Biometrics has become a USD 14 billion industry, largely driven by the rise of biometric security in mobile technology. In fact, 57% of apps today feature a biometric login option, and many are now choosing biometrics as the way to verify their identities or approve payments. But is the safety of biometrics really better than that offered by passwords and PINs?
Most think of biometrics as merely the physical identifiers of your body – your face, fingerprints, retinas, voice, etc. But biometrics is (or at least can be) so much more. It can incorporate how, when and where you use a device; how you hold it; how you move; how frequently you use it, etc. Moreover, biometrics, as a security device, isn’t standardized. Each device uses a unique approach, meaning that each requires a unique approach to hacking it. This means biometrics take far longer to hack into than passwords…but it is possible. Moreover, biometric sensors have proven to be less than reliable in many instances. For example, facial recognition can sometimes be fooled by 3D masks, photos and even similar-looking family members, and fingerprints have been susceptible to 3D printed fingerprints.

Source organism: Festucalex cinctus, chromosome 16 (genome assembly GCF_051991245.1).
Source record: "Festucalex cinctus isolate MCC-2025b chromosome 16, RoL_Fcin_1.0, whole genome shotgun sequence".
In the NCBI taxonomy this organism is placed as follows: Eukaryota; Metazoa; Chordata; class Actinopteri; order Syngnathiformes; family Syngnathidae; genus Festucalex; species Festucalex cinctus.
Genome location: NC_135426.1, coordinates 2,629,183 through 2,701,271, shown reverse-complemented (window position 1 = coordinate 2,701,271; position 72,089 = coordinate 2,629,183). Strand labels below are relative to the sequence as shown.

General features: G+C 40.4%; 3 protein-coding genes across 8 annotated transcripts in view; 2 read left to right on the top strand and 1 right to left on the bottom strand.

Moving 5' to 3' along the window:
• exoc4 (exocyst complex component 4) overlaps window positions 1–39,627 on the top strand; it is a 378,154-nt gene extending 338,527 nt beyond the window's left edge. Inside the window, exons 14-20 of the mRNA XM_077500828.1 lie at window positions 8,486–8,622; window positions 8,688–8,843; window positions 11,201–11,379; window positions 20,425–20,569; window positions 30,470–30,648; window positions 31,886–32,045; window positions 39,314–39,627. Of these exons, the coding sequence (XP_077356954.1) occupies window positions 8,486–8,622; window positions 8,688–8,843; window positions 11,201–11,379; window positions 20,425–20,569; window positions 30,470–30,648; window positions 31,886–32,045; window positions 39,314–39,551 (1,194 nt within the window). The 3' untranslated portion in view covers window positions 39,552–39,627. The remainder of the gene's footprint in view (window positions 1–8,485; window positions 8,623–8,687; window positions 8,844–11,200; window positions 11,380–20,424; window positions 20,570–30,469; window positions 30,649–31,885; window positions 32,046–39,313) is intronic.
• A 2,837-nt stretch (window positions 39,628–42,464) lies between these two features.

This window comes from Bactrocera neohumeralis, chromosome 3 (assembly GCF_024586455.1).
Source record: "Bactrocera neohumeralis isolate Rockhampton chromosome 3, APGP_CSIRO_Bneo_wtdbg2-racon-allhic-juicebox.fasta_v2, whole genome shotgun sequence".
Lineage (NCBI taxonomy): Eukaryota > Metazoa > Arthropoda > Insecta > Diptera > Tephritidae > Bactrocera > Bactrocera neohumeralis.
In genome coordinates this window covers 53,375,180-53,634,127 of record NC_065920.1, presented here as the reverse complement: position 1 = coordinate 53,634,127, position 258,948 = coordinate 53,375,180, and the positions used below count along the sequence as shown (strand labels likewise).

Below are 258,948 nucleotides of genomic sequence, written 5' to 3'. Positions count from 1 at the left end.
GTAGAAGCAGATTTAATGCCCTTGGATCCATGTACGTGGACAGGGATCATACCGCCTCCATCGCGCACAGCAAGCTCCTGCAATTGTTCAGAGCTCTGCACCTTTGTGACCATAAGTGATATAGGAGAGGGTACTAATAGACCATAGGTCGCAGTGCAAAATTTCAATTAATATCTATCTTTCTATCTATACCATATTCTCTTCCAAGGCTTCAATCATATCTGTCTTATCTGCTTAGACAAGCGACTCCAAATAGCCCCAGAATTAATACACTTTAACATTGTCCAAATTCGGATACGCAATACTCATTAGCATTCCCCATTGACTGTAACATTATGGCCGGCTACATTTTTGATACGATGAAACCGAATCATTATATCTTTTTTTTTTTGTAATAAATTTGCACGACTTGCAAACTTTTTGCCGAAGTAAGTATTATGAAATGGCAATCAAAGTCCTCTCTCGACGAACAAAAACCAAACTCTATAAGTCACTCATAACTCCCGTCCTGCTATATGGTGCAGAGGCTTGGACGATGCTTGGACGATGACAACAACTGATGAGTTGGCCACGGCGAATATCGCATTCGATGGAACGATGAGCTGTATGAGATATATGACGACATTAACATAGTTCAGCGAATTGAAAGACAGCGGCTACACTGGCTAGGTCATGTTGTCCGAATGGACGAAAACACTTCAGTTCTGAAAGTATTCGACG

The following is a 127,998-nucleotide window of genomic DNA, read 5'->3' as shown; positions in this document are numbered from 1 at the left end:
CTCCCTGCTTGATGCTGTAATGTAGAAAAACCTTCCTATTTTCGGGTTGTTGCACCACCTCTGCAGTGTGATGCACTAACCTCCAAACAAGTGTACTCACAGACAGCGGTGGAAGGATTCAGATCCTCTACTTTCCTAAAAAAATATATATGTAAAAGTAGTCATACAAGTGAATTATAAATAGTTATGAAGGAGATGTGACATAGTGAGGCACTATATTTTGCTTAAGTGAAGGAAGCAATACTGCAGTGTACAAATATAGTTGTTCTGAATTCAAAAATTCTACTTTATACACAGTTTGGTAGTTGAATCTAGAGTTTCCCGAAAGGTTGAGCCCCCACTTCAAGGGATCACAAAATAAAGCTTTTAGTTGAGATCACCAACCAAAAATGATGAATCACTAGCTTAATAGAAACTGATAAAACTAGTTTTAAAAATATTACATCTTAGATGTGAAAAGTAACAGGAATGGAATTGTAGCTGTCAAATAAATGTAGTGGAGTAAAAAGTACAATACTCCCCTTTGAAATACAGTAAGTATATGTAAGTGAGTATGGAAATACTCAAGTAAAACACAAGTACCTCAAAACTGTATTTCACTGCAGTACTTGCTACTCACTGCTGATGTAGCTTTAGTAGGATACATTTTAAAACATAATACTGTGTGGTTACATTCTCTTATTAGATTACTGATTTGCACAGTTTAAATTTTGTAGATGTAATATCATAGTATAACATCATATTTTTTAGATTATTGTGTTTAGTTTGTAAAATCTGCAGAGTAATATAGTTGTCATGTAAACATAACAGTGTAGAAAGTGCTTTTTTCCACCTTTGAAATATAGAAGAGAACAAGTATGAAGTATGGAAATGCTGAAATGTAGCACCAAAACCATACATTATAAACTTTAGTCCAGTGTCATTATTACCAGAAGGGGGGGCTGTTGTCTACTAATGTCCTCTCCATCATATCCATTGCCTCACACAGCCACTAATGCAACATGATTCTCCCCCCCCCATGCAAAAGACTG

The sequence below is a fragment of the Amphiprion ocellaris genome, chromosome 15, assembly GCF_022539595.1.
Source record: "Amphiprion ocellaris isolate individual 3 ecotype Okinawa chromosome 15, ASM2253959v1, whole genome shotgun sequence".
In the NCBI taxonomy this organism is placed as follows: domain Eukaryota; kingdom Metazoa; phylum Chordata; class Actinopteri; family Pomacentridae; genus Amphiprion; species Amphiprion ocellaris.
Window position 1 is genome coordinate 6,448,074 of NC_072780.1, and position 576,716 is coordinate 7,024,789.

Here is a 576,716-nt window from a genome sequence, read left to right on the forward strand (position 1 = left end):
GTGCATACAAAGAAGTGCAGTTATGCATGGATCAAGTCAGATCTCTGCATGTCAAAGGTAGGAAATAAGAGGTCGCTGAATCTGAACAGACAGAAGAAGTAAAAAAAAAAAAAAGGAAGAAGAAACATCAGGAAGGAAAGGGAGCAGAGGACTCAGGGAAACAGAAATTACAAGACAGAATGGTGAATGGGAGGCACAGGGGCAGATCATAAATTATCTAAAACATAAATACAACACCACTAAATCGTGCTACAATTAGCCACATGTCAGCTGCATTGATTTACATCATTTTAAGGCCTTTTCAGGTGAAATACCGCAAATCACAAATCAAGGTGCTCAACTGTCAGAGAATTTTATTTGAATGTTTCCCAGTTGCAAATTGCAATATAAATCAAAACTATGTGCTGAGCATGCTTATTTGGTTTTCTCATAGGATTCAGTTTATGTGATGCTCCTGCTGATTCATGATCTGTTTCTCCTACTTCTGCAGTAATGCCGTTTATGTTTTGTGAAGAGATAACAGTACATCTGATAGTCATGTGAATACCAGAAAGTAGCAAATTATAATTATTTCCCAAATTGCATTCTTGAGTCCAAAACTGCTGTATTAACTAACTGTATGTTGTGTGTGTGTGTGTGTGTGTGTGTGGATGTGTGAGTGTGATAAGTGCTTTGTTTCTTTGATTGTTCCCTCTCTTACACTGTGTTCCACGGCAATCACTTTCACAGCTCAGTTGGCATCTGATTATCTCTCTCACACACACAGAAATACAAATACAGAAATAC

So, what this means is that, although the safety of biometrics is better than that of traditional passwords and PINs, using the technology doesn’t make your device bulletproof. It is always important to use 2-step authentication, choose sound technology, know security fail points and maintain proper supervision over devices.